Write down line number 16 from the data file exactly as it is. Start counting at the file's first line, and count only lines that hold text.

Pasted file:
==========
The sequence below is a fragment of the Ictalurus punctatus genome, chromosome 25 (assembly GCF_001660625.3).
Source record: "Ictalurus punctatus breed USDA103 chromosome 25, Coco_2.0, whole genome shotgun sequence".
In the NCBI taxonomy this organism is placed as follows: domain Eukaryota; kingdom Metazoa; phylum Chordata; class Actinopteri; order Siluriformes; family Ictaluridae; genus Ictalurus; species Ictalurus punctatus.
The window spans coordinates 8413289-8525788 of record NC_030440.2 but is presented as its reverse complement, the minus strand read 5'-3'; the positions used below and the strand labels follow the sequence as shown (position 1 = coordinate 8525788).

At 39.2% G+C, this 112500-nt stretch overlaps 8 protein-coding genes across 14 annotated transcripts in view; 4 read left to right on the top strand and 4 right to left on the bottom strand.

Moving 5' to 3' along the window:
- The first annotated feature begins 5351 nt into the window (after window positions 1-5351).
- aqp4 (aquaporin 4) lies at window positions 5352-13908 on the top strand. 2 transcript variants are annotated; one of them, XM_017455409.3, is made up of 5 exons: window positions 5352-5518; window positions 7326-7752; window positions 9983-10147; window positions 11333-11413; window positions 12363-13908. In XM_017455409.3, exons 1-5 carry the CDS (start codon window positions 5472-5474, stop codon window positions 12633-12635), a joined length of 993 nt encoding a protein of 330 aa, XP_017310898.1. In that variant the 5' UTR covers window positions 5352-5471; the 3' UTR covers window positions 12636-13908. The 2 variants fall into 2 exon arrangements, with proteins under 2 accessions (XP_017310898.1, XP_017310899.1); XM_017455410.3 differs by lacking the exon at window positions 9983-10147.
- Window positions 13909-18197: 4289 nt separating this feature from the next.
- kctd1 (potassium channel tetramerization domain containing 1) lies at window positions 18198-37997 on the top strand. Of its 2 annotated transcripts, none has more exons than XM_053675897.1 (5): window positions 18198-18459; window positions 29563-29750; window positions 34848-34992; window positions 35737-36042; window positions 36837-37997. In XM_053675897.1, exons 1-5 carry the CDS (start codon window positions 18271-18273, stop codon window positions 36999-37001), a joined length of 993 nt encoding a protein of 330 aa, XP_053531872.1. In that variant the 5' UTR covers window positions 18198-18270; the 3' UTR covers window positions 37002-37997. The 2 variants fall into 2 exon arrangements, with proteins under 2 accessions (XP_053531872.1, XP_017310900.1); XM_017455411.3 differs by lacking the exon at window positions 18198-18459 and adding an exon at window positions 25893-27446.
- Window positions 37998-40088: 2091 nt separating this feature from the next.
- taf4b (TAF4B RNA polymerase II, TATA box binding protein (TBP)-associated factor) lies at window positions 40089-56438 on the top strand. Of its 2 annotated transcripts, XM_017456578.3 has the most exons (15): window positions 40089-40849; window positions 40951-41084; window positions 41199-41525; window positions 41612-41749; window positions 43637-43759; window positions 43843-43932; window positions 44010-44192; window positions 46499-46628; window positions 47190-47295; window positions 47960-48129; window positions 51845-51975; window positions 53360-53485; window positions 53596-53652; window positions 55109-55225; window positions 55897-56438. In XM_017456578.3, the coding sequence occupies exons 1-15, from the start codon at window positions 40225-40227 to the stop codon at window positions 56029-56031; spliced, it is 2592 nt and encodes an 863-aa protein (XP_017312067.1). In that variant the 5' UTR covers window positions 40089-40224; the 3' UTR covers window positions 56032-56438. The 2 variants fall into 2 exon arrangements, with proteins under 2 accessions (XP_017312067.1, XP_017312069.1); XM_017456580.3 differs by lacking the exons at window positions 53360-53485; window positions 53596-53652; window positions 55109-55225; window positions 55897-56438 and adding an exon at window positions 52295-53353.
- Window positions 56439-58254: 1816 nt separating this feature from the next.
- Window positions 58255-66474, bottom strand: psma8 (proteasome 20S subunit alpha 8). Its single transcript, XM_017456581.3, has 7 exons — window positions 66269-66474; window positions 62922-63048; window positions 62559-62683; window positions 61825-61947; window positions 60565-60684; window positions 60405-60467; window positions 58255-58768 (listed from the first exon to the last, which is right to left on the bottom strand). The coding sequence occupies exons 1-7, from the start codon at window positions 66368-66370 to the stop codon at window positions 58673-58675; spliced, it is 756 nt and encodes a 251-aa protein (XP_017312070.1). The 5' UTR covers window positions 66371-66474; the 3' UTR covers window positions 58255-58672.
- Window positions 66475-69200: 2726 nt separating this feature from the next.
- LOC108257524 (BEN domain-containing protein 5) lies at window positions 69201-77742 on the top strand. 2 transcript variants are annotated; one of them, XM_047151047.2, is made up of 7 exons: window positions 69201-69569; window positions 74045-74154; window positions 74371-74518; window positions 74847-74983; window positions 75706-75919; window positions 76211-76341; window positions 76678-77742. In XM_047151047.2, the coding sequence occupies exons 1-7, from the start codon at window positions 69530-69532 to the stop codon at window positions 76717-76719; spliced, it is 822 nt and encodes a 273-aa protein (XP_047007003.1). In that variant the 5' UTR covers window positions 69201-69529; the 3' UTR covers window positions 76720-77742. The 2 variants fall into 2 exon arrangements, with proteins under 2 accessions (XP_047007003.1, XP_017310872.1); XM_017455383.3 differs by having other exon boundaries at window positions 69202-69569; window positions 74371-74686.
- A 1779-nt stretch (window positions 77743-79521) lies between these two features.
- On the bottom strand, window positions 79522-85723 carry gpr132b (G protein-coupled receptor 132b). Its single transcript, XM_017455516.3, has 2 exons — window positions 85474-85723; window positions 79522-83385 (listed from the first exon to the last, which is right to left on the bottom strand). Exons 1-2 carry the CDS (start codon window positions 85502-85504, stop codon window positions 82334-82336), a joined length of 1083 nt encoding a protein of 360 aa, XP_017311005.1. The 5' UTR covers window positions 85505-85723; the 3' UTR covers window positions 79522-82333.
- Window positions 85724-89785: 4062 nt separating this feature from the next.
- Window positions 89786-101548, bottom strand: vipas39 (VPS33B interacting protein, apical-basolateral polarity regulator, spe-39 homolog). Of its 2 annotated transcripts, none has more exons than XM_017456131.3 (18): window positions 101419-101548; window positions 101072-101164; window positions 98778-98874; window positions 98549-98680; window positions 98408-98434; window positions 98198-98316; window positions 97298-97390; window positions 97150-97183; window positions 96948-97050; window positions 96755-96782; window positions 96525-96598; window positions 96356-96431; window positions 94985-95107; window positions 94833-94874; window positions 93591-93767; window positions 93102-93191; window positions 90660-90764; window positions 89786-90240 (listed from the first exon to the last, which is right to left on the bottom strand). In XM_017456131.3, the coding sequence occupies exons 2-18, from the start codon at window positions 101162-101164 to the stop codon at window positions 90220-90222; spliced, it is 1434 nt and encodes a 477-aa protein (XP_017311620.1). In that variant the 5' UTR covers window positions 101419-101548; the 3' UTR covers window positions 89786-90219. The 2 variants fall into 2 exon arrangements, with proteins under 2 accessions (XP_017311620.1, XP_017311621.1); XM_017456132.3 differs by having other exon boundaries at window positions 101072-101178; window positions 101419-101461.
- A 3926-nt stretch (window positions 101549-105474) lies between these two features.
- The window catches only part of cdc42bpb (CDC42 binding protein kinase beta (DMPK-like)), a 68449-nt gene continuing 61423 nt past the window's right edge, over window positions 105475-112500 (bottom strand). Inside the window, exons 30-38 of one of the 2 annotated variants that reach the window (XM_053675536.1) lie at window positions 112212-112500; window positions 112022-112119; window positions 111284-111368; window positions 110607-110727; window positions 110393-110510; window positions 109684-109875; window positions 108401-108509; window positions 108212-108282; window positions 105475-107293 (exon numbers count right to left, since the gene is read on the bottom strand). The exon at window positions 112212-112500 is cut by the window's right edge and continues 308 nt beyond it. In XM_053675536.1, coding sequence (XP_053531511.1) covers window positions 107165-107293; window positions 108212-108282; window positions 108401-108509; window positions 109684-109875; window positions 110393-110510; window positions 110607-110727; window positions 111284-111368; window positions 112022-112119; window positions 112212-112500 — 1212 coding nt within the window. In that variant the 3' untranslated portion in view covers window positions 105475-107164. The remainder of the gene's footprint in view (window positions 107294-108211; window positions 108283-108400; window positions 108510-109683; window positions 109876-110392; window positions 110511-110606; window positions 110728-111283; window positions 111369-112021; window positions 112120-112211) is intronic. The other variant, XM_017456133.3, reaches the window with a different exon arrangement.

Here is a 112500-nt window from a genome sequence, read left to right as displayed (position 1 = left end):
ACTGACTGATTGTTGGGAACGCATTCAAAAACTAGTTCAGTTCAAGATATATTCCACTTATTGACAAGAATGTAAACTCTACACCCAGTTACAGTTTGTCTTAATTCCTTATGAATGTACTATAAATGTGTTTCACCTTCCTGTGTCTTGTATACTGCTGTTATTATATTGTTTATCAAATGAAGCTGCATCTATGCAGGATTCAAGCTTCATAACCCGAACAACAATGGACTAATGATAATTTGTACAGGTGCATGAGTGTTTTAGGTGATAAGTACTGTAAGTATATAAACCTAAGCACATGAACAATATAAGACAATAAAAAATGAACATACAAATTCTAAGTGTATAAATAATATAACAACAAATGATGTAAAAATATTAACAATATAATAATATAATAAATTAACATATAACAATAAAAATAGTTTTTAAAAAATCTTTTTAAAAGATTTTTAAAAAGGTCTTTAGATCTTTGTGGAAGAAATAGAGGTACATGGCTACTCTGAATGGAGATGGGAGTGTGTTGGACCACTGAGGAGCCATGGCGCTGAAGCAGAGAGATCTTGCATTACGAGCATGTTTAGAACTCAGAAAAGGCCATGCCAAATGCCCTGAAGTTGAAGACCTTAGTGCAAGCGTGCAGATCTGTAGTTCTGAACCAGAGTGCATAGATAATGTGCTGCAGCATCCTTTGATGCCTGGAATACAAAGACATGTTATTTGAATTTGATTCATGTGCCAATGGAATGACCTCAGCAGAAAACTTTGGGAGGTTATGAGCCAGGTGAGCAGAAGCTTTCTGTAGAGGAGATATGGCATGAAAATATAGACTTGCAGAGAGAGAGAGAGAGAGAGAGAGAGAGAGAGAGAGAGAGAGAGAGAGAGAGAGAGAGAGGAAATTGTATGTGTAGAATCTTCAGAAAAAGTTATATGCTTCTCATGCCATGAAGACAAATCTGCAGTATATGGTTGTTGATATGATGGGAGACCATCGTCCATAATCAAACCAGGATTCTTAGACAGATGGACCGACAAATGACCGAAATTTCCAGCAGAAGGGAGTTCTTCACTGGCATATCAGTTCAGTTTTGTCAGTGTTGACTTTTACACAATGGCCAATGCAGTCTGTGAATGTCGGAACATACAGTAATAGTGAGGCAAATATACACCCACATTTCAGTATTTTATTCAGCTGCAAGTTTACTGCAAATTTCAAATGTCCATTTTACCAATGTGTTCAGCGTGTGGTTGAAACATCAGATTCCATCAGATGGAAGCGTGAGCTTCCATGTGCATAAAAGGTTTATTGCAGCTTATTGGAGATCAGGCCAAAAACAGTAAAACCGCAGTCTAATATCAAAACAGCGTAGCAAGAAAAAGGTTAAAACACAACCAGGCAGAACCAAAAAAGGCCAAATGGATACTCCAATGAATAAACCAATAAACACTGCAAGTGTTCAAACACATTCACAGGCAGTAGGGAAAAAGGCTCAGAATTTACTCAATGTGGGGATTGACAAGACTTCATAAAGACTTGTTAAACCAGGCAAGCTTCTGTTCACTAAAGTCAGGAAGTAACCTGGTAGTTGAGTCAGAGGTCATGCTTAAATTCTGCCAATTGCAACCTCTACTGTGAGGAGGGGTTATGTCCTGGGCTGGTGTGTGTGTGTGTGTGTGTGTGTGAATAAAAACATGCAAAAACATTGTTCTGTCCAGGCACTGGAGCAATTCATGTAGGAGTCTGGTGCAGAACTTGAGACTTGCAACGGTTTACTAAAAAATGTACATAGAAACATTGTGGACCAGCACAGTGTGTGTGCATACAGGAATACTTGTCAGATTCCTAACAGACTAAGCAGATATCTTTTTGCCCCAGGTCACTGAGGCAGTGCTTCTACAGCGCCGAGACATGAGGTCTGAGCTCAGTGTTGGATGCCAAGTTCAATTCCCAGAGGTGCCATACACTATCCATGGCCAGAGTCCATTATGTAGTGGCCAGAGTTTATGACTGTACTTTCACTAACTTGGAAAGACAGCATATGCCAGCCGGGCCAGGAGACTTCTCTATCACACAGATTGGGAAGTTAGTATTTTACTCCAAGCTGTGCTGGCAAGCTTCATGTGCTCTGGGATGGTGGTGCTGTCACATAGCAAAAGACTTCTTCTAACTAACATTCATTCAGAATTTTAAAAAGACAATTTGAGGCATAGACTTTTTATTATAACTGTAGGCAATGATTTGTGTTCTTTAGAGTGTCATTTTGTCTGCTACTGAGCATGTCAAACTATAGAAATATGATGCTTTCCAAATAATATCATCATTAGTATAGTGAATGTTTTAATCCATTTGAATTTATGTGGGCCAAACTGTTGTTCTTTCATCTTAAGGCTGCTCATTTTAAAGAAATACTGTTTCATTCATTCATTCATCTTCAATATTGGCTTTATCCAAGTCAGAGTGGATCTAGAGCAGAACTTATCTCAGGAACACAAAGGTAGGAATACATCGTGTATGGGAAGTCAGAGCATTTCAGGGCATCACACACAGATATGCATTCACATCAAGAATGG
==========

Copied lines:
- LOC108257524 (BEN domain-containing protein 5) lies at window positions 69201-77742 on the top strand. 2 transcript variants are annotated; one of them, XM_047151047.2, is made up of 7 exons: window positions 69201-69569; window positions 74045-74154; window positions 74371-74518; window positions 74847-74983; window positions 75706-75919; window positions 76211-76341; window positions 76678-77742. In XM_047151047.2, the coding sequence occupies exons 1-7, from the start codon at window positions 69530-69532 to the stop codon at window positions 76717-76719; spliced, it is 822 nt and encodes a 273-aa protein (XP_047007003.1). In that variant the 5' UTR covers window positions 69201-69529; the 3' UTR covers window positions 76720-77742. The 2 variants fall into 2 exon arrangements, with proteins under 2 accessions (XP_047007003.1, XP_017310872.1); XM_017455383.3 differs by having other exon boundaries at window positions 69202-69569; window positions 74371-74686.